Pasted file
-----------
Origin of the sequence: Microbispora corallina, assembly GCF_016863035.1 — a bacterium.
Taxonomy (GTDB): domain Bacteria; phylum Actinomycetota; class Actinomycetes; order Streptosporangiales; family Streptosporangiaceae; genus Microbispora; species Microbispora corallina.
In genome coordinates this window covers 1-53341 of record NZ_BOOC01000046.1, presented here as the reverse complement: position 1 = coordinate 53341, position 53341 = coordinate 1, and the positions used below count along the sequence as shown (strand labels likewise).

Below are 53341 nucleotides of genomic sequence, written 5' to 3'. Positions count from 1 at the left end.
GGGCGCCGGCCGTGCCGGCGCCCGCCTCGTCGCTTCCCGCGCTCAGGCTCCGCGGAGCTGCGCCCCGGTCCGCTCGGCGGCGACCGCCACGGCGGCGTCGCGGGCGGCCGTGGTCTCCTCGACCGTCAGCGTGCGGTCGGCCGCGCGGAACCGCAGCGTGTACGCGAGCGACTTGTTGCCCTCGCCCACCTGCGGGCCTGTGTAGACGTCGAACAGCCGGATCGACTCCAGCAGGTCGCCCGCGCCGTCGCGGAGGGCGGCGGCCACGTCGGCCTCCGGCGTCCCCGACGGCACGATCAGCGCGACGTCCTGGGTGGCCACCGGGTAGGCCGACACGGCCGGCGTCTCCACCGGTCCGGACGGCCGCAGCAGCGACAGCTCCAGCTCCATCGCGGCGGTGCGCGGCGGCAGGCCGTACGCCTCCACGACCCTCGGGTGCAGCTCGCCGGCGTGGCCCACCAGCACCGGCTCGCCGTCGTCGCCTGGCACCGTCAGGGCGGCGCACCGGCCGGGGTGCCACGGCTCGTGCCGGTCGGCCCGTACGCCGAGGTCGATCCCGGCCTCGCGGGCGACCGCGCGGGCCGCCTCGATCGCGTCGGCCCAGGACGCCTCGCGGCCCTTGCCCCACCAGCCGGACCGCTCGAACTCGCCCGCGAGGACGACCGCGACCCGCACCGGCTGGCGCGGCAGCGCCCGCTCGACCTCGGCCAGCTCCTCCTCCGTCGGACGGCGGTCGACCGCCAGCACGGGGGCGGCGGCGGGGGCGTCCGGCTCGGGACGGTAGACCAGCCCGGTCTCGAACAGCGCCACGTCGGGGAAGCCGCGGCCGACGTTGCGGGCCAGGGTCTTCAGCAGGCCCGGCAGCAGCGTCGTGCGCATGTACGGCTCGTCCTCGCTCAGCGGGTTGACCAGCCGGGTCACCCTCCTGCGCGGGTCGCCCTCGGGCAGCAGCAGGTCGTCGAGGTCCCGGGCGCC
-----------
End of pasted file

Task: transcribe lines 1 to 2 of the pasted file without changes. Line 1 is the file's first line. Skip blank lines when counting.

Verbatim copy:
Origin of the sequence: Microbispora corallina, assembly GCF_016863035.1 — a bacterium.
Taxonomy (GTDB): domain Bacteria; phylum Actinomycetota; class Actinomycetes; order Streptosporangiales; family Streptosporangiaceae; genus Microbispora; species Microbispora corallina.